Synology Drive

Around two years ago my Synology DS411+II network attached storage drive developed a fault where it would randomly fail to boot or power on with a flashing blue power button light and then after a random number of minutes later it would boot normally.

As the NAS was no longer reliable to use on a daily basis we replaced it with an eight-bay model.

Today I watched a video from the EEVBlog YouTube channel showing the repair of a Synology DS415+ model which uses an Intel Atom C2538 processor. This processor has a known bug which stops the units from booting and was fixed by adding a 100-ohm resistor across two pins to pull up a clock line from the CPU.

As my own Synology DS411+II had a similar booting problem, I decided to take it apart to see if it had the same dual in-line header socket as the DS415+ version and see if adding the 100-ohm resistor would also fix my NAS unit.

Screenshot from EEVBlog YouTube video:

EEV Blog Screen shot

The Synology DS411+II uses an Intel Atom D525 and after searching online I wasn’t able to find any information about this CPU having the same boot clock issue, I thought I would try the resistor fix anyway to see if it would make the NAS usable again.

Accessing the motherboard involves the removal of the rear panel, and then removing 8 self-tapping screws which hold the metal drive bays to the base and front panel.

Cover removed

The front panel is removed by releasing 4 small plastic clips which hold the front to the drive bays and then disconnecting the multiway cable from the front panel PCB.

The bottom of the case is removed, and this reveals 4 bolts which hold the motherboard to the metal frame. Once these are removed the motherboard can be removed from the case by unplugging the front panel cable and disconnecting it from the hard drive riser board.

Synology Motherboard

On the DS415+ the pins to which the pullup resistor is added are located on the side of the PCB and are a dual row 2.54mm header with 12 pins.

The DS411+II does not have the same layout but there is a single row of holes with a 2x6 header with a smaller pin pitch alongside.

I checked the pins using my oscilloscope and located the 3.3V and CPU Clock pins which had a very distorted clock signal.

On the DS411+II, pin 1 is marked with a small triangle on the PCB and the 100-ohm resistor needed to be soldered between pins 1 and 6 as shown in the photo below.

Resistor installed

Powering on the motherboard without the drives connected showed that the blue power led had stopped flashing and the CPU fan started spinning showing that it was trying to boot.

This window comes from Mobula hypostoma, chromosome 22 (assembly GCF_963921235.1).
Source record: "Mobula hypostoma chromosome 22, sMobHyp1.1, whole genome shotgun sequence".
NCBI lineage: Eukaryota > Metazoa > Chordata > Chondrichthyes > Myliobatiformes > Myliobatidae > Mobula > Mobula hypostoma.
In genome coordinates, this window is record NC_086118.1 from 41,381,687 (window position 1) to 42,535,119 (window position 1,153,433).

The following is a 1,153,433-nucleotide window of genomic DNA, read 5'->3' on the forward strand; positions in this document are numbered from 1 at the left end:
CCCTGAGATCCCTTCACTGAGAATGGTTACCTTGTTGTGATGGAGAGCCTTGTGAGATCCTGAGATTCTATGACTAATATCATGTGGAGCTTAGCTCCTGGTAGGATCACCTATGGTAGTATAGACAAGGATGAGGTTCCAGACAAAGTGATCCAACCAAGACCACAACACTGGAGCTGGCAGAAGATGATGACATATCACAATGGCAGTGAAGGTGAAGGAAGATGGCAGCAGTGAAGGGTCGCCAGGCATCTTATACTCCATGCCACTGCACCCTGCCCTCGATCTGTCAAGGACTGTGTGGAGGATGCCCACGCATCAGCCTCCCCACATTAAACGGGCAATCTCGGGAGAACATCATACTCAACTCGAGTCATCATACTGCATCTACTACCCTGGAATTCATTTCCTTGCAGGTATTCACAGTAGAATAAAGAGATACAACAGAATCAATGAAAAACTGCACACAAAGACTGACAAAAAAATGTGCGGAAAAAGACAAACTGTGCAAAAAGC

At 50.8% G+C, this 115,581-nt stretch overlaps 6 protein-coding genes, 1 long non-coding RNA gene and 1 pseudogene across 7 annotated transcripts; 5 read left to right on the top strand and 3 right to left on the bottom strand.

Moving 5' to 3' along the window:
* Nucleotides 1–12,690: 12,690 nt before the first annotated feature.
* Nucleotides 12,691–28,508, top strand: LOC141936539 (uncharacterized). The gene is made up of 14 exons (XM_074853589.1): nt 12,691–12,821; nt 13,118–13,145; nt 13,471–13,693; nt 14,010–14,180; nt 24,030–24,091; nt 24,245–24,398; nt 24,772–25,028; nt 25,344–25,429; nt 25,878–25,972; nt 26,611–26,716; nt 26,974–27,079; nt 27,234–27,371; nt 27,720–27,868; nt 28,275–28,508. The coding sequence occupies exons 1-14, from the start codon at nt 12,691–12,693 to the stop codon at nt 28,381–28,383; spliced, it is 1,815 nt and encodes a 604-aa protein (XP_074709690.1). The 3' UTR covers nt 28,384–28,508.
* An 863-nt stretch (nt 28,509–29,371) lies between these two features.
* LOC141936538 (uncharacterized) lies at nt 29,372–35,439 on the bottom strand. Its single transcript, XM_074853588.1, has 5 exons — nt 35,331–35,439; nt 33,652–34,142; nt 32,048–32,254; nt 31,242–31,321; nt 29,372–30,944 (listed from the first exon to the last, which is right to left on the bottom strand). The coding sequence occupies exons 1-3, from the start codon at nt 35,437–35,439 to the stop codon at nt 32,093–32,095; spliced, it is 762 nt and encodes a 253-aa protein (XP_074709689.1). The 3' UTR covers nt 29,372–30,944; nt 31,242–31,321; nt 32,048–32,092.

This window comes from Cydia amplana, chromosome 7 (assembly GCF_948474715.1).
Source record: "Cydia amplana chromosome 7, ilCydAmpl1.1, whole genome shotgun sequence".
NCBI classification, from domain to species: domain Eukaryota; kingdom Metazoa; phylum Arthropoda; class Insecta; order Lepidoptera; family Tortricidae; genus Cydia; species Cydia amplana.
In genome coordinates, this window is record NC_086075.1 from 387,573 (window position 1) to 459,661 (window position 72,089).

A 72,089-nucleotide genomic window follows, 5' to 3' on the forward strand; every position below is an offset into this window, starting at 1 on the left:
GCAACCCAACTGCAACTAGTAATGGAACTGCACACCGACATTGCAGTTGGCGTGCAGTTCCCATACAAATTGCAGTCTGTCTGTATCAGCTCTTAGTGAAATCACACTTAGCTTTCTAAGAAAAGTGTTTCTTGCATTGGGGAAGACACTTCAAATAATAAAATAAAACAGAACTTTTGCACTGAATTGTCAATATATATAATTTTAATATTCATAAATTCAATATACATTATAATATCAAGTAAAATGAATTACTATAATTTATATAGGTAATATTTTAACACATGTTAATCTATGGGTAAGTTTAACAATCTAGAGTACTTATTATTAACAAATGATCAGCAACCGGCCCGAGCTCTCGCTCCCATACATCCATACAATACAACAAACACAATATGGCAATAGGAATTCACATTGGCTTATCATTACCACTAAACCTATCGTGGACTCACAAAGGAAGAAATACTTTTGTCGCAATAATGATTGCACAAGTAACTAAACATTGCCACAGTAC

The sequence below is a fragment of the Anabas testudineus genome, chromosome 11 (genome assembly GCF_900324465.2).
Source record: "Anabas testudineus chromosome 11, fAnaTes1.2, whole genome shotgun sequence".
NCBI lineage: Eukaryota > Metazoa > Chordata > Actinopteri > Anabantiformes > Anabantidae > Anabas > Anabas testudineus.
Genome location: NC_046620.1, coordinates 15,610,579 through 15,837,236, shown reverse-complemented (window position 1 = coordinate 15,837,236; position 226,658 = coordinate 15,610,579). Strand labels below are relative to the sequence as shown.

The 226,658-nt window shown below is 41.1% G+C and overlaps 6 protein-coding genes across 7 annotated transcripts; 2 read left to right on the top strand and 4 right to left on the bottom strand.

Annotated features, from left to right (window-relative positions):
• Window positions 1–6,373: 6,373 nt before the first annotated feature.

I reassembled the NAS and once the drives had been installed again, I connected the power supply and after pressing the power button it booted normally.

Checking the status of the unit from the web interface showed all the drives had been recognised and the data on the NAS was accessible via the network again.

The resistor had to be folded down to clear the metal drive bay case as there is very little clearance between the drive bay frame and the header. I added a strip of insulation tape to the metal frame to avoid any possible short circuits.

While the motherboard was removed, I checked the CPU fan and found the bearing has failed. I replaced this with a spare fan the same size and soldered the original fan connector to the new fan.

The new CPU fan is spinning OK, but the software was showing as a fan fault. This is due to a difference in the pulse output on the fan compared to the original Synology fan. The fan has a part number EC4010M12ER which is a Locked Rotor Sensor output on the third wire compared to a standard pulse output that normal PC fans use.

Synology Settings UI

Searching for the part number on the fan resulted in new fans being available online but they are all from overseas suppliers.

A post on the Synology support forum gave an alternative part number of 1604KL-04W-B59-B00‎ which are compatible with Synology and so I ordered 2 of the fans from Digi-Key.

The fans cost £6.12 each but there is also a £12.00 shipping charge with Digi-Key which brought the total up to £30 with taxes. I ordered two fans so I would have a spare for future use.

The new fan arrived after a few days and after installing it, the fan error vanished.

I have four 1TB drives installed in the NAS and it gives a formatted capacity of 2.72TB using Synology Hybrid Raid (SHR) format which gives one drive fault tolerance.

I will run further tests on the NAS over the next few weeks, but this resistor fix appears to have solved the problem with the NAS not booting and it being usable again.